2 Aug

Military interventionThe British House of Commons Defence Select Committee has called for evidence in respect of UK intervention operations – asking various questions such as: does UK still have a role in intervention operations; if so, why, where, when and how? Dave Tisdale has here provided the following assessment as a start point for a possible input.

Since the formation of the United Nations international diplomacy has been locked into a legal position dictated through undertakings in the overarching UN Charter with action restrained or enabled by UN Security Council  resolutions and oversight and obligations inherent in historically extant international jurisprudence. The actions of nations being viewed and judged through this prism of internationally accepted legal, ethical and moral behaviour.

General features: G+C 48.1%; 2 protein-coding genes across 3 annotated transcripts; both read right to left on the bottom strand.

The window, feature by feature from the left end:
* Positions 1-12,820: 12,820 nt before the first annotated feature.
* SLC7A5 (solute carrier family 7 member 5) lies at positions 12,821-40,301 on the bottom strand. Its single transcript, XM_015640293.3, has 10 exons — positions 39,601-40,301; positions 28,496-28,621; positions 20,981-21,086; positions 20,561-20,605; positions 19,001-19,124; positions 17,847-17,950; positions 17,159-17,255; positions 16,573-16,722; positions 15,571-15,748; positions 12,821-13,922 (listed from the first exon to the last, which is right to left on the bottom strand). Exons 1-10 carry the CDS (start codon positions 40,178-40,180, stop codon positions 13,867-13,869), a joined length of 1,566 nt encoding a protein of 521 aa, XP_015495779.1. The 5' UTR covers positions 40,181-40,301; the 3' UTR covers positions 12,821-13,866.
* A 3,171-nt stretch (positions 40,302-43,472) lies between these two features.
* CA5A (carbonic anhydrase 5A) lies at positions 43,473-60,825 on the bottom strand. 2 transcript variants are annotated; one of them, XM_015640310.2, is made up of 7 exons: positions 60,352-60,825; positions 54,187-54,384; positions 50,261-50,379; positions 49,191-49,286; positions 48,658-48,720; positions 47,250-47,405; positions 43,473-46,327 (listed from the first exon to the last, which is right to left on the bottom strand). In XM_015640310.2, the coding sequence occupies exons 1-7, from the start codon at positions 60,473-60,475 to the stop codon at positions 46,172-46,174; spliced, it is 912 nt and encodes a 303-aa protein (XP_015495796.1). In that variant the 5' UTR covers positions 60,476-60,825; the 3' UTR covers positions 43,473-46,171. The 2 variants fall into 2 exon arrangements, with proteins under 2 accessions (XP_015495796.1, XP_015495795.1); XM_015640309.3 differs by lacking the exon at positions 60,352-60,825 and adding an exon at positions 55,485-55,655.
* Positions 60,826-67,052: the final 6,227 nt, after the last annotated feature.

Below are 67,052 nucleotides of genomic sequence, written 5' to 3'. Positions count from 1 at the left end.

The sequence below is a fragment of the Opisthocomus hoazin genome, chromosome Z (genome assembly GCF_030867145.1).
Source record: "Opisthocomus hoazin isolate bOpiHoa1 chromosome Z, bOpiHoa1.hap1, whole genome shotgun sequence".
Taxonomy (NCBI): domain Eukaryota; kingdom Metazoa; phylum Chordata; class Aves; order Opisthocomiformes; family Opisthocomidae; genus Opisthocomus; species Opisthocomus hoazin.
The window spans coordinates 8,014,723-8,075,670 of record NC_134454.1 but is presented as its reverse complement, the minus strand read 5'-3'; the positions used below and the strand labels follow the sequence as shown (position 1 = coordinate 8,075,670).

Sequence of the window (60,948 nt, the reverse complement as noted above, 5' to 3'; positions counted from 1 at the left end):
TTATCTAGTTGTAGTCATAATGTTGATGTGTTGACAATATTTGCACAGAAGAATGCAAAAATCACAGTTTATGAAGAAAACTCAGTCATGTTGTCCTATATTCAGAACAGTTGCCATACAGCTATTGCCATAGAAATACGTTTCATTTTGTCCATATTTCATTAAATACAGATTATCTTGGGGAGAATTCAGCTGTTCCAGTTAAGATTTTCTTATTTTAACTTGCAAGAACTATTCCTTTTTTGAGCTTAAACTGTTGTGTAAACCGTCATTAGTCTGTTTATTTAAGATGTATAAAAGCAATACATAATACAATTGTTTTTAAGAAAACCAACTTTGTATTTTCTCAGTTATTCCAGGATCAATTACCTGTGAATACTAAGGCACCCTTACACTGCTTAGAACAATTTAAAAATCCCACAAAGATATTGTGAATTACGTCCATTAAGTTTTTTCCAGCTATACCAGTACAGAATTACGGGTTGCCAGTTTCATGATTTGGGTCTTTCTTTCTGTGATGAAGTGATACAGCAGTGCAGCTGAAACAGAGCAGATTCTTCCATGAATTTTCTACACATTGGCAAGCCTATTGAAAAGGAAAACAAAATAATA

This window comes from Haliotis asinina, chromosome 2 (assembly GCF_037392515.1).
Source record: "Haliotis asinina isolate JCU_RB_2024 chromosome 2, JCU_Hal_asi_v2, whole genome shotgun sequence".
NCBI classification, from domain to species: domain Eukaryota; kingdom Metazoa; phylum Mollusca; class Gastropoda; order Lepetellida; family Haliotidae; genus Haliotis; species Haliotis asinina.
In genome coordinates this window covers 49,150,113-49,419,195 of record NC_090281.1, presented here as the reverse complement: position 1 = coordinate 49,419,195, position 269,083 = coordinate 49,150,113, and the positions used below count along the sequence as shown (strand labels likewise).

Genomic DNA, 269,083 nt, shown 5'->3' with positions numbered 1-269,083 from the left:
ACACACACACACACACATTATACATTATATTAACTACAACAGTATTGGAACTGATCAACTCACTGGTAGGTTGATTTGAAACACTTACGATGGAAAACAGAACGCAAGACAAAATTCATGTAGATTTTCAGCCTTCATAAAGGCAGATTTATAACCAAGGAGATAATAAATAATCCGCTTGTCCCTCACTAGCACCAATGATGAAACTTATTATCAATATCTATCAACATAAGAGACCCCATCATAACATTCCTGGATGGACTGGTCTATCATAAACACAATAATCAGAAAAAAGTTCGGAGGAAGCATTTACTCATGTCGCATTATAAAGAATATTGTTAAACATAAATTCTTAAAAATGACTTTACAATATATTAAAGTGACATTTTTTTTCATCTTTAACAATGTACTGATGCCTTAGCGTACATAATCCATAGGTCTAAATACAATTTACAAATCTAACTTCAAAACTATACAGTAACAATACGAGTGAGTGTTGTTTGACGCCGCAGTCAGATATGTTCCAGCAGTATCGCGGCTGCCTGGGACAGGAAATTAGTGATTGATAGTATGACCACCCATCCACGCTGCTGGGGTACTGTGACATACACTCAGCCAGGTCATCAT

But how, in the 21st century, does this international system perform in practice? How do legal, ethical and moral imperatives impact national decisions? Notwithstanding the UN Charter, how do the realities of strategic necessity in international diplomacy – the application of soft, flexible and hard power – in pursuit of national interests impact the need for, and legitimacy of, International Intervention Operations?  

Using Syria as a recent case study and exploring previous UK military interventions, Dave provides an interesting insight into the topic.  Read Dave’s full report here: Military Intervention

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